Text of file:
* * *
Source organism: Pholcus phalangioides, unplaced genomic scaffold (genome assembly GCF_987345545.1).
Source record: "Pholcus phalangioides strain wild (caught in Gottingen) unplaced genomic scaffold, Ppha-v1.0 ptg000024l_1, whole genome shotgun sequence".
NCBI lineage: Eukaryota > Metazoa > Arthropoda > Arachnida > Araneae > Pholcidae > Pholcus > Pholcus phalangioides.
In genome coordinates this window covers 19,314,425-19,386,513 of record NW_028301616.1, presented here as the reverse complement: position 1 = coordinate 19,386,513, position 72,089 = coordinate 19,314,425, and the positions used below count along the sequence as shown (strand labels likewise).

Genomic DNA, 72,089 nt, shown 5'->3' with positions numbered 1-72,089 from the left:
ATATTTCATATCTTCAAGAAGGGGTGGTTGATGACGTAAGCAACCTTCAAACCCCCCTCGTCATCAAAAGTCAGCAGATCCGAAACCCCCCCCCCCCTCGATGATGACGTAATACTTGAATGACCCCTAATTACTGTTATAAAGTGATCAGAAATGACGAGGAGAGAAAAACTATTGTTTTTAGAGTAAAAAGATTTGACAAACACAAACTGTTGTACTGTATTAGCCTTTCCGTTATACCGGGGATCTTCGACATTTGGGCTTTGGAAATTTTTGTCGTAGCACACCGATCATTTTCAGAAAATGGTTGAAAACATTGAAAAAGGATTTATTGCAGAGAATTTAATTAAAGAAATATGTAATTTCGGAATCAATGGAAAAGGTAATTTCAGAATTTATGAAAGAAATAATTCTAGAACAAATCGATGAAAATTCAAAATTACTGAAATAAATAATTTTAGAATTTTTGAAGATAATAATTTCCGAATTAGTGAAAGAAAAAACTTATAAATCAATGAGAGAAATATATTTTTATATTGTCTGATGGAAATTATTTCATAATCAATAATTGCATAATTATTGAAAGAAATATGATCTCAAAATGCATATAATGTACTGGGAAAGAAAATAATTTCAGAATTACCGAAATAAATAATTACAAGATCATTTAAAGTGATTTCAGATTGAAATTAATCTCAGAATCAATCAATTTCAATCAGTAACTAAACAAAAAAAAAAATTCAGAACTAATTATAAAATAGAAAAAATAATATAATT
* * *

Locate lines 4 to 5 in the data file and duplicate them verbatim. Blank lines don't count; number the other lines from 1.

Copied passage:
In genome coordinates this window covers 19,314,425-19,386,513 of record NW_028301616.1, presented here as the reverse complement: position 1 = coordinate 19,386,513, position 72,089 = coordinate 19,314,425, and the positions used below count along the sequence as shown (strand labels likewise).

Genomic DNA, 72,089 nt, shown 5'->3' with positions numbered 1-72,089 from the left: